He came out to search with us, walking foot over foot, as a tool of measurement to locate the plot. He also shared with us that the section Clark was buried in was owed by the church, but noted that many of the graves surrounding him were of orphans, whose graves are also unmarked.

“Through googling and a lot of web surfing, I found George Marshall Clark’s name on Findagrave.com. There, he is listed plainly, “unmarried; cause of death: murdered.” It even listed his plot information. This was, unknowingly, the start of our mission to find Marshall, and to get him as much recognition as possible, and with hopes that he will be at peace.” – Aadaya Wynter

Since the discovery of Clark’s unmarked grave, we have organized marches to educate both protesters, and those who frequent the areas of downtown Milwaukee that are connected to the day of Clark’s lynching. We had a lot of help from Kamila Ahmed, she is a powerhouse, and a great organizer. She helped a lot with the formatting and structure of the marches, and was a leader in their fulfillment. She also did a great deal of work to promote the event, such as generating a petition.

“The fascination White America has with viewing the torture of black and brown lives never ended, it’s only evolved. Now, spectating racially stemmed murders are more accessible than ever. Instead of having to travel to the location of the murder, people can watch from wherever they are, and they can continue to rewatch, share, and save these events. Without ever having to feel the guilt, of having the actual blood on them. There is a continued lack of accountability, at the fault of the American people. Marshall’s story shows the start of these crimes in this city, and if compared to recent crimes, the data can show how racially biased crimes have evolved since. That is why Marshall’s story needs to be told.” – Aadaya Wyntyer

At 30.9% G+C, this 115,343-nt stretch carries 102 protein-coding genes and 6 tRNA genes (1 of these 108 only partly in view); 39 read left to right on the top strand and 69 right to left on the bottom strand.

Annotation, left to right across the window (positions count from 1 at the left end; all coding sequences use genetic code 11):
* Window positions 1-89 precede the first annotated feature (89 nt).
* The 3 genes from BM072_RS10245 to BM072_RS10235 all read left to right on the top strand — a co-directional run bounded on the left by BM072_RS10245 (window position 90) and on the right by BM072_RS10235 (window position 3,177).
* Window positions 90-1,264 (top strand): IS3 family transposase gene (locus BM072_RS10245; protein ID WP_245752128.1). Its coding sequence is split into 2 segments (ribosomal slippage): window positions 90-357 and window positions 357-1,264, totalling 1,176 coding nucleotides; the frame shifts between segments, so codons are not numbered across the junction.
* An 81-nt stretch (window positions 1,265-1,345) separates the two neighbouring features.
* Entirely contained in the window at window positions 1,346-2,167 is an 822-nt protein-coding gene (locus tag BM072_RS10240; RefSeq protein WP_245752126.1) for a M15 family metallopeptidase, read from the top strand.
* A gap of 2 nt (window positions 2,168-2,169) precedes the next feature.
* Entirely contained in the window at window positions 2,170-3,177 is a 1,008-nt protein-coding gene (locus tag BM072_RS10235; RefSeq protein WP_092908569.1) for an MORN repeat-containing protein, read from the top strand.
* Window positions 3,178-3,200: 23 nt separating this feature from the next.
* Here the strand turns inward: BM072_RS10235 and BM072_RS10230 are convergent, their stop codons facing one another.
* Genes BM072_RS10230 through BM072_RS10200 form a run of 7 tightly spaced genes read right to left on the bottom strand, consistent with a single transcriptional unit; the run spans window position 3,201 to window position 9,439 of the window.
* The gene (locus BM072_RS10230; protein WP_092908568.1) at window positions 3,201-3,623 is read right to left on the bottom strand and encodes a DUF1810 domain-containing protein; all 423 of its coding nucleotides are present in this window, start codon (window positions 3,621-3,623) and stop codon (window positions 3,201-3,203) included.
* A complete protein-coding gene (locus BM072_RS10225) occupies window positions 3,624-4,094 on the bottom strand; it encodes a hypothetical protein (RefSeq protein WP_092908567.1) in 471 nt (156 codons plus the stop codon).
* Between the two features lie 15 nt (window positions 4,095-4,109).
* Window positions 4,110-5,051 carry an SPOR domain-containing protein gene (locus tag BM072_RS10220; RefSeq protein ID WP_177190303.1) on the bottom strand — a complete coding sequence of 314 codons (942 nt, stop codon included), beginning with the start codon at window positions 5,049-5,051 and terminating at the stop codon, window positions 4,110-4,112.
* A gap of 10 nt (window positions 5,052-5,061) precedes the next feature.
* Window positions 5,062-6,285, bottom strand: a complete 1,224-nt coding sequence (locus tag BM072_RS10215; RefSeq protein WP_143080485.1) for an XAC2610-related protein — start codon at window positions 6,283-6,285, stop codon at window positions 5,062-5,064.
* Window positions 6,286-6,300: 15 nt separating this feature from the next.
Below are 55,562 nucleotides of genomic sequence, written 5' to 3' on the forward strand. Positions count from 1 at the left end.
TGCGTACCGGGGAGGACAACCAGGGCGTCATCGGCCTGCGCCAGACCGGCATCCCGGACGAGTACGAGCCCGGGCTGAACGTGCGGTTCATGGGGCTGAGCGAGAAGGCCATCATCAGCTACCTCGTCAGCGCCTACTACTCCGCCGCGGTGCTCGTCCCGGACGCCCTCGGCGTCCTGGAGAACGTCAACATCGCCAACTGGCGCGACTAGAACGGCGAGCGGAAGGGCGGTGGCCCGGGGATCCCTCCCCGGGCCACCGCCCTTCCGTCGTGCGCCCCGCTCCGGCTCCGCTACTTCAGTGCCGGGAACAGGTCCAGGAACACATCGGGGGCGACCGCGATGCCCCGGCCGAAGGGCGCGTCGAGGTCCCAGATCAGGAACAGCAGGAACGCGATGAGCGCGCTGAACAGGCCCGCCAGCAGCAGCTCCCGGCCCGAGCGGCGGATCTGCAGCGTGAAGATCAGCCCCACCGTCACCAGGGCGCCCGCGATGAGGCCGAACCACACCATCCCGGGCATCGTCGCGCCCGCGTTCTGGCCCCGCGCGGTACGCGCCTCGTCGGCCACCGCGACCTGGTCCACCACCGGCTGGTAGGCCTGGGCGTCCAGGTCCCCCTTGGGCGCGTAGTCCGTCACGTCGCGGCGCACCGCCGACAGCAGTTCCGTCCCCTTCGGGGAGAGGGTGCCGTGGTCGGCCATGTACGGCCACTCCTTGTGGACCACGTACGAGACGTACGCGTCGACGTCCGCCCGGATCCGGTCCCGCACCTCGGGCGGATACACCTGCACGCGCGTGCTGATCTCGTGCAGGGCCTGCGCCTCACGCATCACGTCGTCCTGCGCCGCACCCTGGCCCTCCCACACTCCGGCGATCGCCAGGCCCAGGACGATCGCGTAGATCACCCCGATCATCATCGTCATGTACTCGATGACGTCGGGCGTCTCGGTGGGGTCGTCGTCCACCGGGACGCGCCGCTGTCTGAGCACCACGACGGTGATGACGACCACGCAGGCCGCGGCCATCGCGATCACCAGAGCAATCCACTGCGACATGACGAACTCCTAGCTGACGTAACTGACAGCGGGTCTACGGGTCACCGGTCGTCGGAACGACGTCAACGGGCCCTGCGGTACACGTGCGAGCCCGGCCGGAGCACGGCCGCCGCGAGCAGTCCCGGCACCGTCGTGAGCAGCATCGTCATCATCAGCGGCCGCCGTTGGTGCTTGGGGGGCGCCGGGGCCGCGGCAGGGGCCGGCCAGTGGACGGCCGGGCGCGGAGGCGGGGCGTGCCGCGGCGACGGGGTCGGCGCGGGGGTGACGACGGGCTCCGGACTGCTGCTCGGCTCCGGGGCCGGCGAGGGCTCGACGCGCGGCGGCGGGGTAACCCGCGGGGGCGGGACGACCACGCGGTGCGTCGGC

We feel that the tragedy of Clark’s story is important to the history of the Northern States during the Civil War. This narrative is an important piece of Milwaukee’s history, especially since Clark’s death happened four years before the Civil War ended.

Also, Milwaukee was founded in 1846 and his murder occurred only 15 years after that in 1861, several months after the Civil War began. Clark was held in Milwaukee’s first Courthouse, which was the same courthouse that Joshua Glover escaped 7 years prior. It has been theorized that Clark’s murder was a sort of community retaliation, as a result of Glover being broken out of jail by the local abolitionist.

Clark remains buried in what is arguably the oldest integrated cemetery in Wisconsin – Forest Home, which was established by members of St. Paul’s Episcopal Church in 1850. His final resting place has gone unmarked for 159 years. For me, and others, it has become our mission to see a marker installed at his grave site so that our generation, and those in the future, can memorialize him with visits. To keep his story alive is important to Milwaukee’s Black community, and serves as a catalyst for the healing and work still ahead.

“We are simply passing through history. This… This is history.” – Dr. René Belloq, “Raiders of the Lost Ark” (1981)

EDITOR’S NOTE: Forest Home Cemetery used its historic map blueprints and location technology to identify George Marshall Clark’s exact burial plot. Anyone interested in supporting his memorial headstone project can do so through the GoFundMe account, or as a tax-deductible charitable contribution on Forest Home Cemetery’s monument preservation and restoration donation page.

Tyrone MackLee Randle Jr.

Lee Matz

About The Author

Tyrone MackLee Randle Jr.

Tyrone MackLee Randle Jr. is a Milwaukee-based artist who focuses his creative voice on issues dealing with racial identity, human behavior, and how urban neighborhoods interact with the communities that surround them.